Tuesday, 30 December 2014

Hackney's best new restaurants 2014

I started off 2014 predicting that the Mare Street and Lower Clapton Road axis in Hackney would flourish with exciting new restaurants, becoming more of a destination for eating and drinking out. And lo it came to pass: the area saw an unprecedented amount of new openings, not just on the main axes, but in the surrounding areas of Homerton, Hackney Downs, and around Dalston Lane.

Lower Clapton Road has changed the most - and going through the list of new (food) openings in the last year, let alone all the other shops that have opened, makes me feel exhausted. New restaurants have been distinctly classy and grown up, with Verden, Little Ivy's, the Bonneville, Yard Sale and Pie Franco opening within a few months of each other and attracting praise, custom and occasionally controversy from across London, and even in national press. Meanwhile supper clubs upstairs at Palm 2 seem to do a roaring trade, and Candela has come and gone. Over on Chatsworth Road, the big news was the opening of the luxury Spar supermarket, with a fancy (and actually very good) burger bar and a luxury restaurant upstairs.

Down Mare Street way, Raw Duck's opening at a bigger premises on Richmond Road was met with widespread acclaim, while Broadway Market has seen new openings from sourdough pizza kings Franco Manca, snazzy butchers Hill and Szrok, the revamped Cat and Mutton, and fancy Thai  residency Som Saa.

Further south, Paradise Row in Bethnal Green is newly home to a handful of new restaurants and bars located under its arches, most notably Mission E2 - a wine bar and restaurant, with a giant palm tree inside and impressive selection of well-priced Californian wines.

Towards Hackney Downs, Lardo have opened up a petite pizza restaurant off Amhurst Road, Hash E8 on Dalston Lane has become my favourite spot for a porky brunch, and Hand of Glory is a gorgeous pub with great beers on tap and high quality kitchen residencies. You'd never know it was 5 mins from Kingsland High Street.

Homerton's new openings have been mostly pubs - the Adam and Eve and the Jackdaw and Star joining The Plough on Homerton High Street, while the Gun on Well Street is a lovely little saloon bar.

Dalston continues to see lots of new openings, including mid-market chains like The Diner, Premier Inn and Costa Coffee. The more interesting restaurants open off the main drag of Kingsland High Street. Steve Parle's Rotorino has brought fancy Italian cooking further down Kingsland Road near the intriguing-sounding Fan TongLucky Chip have got a permanent space in a disused car park just off Dalston Lane, and the Pond has brought the tortuous concept of modern Hawaiian cuisine to a fully decked out warehouse off Gillet Square.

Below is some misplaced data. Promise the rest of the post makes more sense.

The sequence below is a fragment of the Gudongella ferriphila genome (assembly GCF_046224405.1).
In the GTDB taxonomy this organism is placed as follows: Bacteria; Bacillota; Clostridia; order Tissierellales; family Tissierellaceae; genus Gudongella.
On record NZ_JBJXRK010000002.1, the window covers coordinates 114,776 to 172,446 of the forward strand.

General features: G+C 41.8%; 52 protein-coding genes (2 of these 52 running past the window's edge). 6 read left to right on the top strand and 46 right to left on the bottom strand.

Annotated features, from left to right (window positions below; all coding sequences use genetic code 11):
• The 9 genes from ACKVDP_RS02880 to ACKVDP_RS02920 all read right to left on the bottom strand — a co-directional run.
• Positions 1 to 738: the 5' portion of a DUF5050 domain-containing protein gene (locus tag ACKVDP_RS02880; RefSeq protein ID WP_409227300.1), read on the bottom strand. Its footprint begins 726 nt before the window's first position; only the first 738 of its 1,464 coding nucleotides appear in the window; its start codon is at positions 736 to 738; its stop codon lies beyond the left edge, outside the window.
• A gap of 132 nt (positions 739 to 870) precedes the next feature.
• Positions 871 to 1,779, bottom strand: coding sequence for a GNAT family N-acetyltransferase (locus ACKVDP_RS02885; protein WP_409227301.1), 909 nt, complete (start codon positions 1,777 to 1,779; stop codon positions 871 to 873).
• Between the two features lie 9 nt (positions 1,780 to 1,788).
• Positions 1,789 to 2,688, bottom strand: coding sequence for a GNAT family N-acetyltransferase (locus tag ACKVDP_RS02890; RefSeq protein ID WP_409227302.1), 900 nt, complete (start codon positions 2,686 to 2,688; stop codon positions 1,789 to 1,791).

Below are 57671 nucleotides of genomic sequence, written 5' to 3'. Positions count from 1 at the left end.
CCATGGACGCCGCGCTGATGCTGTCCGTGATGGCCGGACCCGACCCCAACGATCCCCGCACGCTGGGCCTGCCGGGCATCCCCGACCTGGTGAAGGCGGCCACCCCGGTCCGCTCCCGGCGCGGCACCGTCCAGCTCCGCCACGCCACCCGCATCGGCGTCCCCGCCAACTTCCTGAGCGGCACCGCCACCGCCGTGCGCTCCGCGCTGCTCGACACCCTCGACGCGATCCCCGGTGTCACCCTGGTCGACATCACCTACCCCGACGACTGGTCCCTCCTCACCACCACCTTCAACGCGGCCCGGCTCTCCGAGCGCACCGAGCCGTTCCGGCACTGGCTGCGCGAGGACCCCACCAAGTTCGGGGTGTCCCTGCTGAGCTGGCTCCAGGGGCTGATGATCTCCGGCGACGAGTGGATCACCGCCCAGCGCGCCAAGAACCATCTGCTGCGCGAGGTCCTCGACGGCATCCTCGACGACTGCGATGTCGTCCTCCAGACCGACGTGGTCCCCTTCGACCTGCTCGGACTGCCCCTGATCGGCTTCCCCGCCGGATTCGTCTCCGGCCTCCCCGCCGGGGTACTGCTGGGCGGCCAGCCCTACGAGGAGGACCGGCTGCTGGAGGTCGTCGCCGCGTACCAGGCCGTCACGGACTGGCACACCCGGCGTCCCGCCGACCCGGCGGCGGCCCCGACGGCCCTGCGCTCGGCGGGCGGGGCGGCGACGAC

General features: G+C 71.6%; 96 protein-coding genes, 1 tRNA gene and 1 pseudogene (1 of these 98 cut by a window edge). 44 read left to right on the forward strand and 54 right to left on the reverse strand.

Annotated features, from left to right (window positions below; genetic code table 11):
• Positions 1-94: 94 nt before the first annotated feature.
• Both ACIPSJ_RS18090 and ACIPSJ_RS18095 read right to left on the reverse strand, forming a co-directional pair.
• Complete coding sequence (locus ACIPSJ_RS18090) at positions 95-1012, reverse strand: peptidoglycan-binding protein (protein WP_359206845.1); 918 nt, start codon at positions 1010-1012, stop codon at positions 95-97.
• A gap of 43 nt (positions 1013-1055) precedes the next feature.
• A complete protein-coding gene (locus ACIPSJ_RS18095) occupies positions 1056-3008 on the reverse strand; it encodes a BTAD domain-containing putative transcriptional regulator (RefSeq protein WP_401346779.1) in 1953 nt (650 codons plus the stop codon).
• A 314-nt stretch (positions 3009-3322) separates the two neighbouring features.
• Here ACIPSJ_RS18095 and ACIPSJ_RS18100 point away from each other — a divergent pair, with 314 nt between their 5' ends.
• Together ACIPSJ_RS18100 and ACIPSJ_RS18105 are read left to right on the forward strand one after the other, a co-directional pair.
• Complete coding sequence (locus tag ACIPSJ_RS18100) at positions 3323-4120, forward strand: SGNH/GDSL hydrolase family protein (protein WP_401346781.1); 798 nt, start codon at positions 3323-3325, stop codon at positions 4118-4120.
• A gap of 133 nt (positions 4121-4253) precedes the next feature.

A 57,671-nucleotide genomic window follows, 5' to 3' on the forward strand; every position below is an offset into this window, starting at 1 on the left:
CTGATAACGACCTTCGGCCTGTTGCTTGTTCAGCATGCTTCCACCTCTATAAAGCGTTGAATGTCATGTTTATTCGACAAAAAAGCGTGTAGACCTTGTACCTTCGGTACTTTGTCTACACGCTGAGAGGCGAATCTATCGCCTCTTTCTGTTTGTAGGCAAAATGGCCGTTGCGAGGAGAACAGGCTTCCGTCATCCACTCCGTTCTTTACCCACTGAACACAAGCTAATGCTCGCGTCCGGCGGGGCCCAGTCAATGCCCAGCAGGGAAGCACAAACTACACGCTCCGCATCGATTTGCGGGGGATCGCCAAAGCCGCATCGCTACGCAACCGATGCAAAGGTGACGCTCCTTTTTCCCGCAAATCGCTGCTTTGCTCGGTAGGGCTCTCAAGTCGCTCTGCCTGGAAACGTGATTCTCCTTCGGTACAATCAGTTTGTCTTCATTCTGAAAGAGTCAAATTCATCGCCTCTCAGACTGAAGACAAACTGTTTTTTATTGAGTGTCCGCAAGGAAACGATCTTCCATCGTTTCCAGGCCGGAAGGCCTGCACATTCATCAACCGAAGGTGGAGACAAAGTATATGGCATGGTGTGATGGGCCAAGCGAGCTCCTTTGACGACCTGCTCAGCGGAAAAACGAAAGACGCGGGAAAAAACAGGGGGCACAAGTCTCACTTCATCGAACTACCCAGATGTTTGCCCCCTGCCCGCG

But with all the hype and excitement comes a new band of generic, half-arsed restaurants ready to ape an aesthetic to blend in to New Hipster Hackney. Chatsworth Road in Clapton now has three such restaurants and cafes, Lower Clapton Road a couple too - with exposed brick, industrial fittings, ramshackle furniture and slightly too loud music all there to distract you from the average quality, average price food you're getting. It's old hat for Stoke Newington and Dalston, which have housed generic 'trendy' restaurants for some time, as investors piggy back on the coattails of more interesting new businesses.

It's been the year of the backlash too. In 2013 and 2014 house prices in Hackney grew by almost 50%, rents by a similar amount. The number of restaurants and cafes opened could well represent a doubling or tripling of what was there in 2012 in some parts of the borough, as Hackney firmly becomes, and feels like, a more expensive kind of place. In one of the poorest areas in the country, basic living costs are increasing as benefits are cut and low wages stagnant - and the streets and faces are changing dramatically. Combined with suburban disdain for l'hipster, restaurants and cafes in East London quickly feel the heat of the spotlight when they respond insensitively.

I don't believe that this pace of change can continue. I see the last two years as a mega adjustment, and I expect to see a lower number of new restaurants opening in 2015, but with a few trends...

The Mare Street axis will continue to gentrify apace. The kind of snazzy restaurants opening in Dalston, Haggerston and Shoreditch will make their way to the arch spaces around London Fields station, such as the fancy-sounding Il Cudega, which will specialise in the cuisine of the Lombardia region. Further up, the fancy ramen joint Tonkotsu is set to open on Narrow Way in January. It will be the first of its kind to open on this stretch, and could pave the way for other restaurateurs drawn to the road's scruffy, slightly down-at-heal charm. New openings in the Mare Street area will be fuelled by the impending arrival of the Hackney Fashion Hub, which will seem a lot more tangible as 2015 trucks on.